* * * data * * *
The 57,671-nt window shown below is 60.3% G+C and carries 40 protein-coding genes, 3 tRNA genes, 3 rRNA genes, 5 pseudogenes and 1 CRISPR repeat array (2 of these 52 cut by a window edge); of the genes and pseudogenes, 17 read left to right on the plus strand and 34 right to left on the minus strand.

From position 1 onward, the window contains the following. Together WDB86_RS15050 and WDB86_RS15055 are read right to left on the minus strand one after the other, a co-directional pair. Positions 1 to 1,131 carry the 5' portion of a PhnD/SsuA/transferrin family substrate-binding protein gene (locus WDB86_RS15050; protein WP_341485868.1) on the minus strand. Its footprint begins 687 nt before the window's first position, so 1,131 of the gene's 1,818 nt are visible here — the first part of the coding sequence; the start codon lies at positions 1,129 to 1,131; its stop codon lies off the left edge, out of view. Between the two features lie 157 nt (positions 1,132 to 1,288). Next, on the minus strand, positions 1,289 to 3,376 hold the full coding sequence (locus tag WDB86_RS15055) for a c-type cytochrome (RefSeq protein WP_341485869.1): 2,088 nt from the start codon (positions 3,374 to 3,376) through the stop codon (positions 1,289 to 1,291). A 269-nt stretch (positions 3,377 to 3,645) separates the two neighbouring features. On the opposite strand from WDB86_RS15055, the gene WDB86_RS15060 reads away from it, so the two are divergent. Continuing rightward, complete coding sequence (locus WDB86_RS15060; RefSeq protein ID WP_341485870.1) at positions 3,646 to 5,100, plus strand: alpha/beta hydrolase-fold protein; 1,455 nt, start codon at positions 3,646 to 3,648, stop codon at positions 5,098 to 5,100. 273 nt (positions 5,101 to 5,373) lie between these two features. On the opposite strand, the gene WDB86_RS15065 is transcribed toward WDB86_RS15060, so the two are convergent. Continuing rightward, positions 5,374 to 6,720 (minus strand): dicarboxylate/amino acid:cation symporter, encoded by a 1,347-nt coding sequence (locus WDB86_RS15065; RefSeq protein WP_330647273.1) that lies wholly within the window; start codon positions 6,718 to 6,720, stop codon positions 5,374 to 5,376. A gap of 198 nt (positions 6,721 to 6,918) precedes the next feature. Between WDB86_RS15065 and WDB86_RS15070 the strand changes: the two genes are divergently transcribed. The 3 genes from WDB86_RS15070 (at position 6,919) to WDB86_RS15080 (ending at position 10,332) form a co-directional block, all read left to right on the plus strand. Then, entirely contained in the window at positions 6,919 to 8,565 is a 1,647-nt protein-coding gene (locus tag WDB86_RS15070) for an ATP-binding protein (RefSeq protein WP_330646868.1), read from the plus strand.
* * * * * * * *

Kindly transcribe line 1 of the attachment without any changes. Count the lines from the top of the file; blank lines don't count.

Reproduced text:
The 57,671-nt window shown below is 60.3% G+C and carries 40 protein-coding genes, 3 tRNA genes, 3 rRNA genes, 5 pseudogenes and 1 CRISPR repeat array (2 of these 52 cut by a window edge); of the genes and pseudogenes, 17 read left to right on the plus strand and 34 right to left on the minus strand.